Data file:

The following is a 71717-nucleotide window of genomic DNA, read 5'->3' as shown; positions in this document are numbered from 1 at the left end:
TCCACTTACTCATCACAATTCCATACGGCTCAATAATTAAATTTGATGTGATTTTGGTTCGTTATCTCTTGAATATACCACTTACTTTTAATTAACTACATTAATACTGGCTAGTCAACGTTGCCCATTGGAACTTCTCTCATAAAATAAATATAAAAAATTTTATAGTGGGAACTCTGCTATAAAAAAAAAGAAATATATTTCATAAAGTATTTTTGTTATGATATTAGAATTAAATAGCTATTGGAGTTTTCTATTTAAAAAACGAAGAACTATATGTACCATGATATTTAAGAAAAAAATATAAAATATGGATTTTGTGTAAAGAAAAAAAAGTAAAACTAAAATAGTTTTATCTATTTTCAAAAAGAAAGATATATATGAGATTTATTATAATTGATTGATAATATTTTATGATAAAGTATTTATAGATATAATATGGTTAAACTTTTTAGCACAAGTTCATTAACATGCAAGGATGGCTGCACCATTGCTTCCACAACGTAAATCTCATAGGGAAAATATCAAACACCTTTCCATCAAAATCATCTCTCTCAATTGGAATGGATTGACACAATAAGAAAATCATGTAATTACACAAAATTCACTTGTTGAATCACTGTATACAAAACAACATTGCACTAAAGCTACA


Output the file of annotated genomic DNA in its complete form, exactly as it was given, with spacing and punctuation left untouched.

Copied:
The following is a 71717-nucleotide window of genomic DNA, read 5'->3' as shown; positions in this document are numbered from 1 at the left end:
TCCACTTACTCATCACAATTCCATACGGCTCAATAATTAAATTTGATGTGATTTTGGTTCGTTATCTCTTGAATATACCACTTACTTTTAATTAACTACATTAATACTGGCTAGTCAACGTTGCCCATTGGAACTTCTCTCATAAAATAAATATAAAAAATTTTATAGTGGGAACTCTGCTATAAAAAAAAAGAAATATATTTCATAAAGTATTTTTGTTATGATATTAGAATTAAATAGCTATTGGAGTTTTCTATTTAAAAAACGAAGAACTATATGTACCATGATATTTAAGAAAAAAATATAAAATATGGATTTTGTGTAAAGAAAAAAAAGTAAAACTAAAATAGTTTTATCTATTTTCAAAAAGAAAGATATATATGAGATTTATTATAATTGATTGATAATATTTTATGATAAAGTATTTATAGATATAATATGGTTAAACTTTTTAGCACAAGTTCATTAACATGCAAGGATGGCTGCACCATTGCTTCCACAACGTAAATCTCATAGGGAAAATATCAAACACCTTTCCATCAAAATCATCTCTCTCAATTGGAATGGATTGACACAATAAGAAAATCATGTAATTACACAAAATTCACTTGTTGAATCACTGTATACAAAACAACATTGCACTAAAGCTACA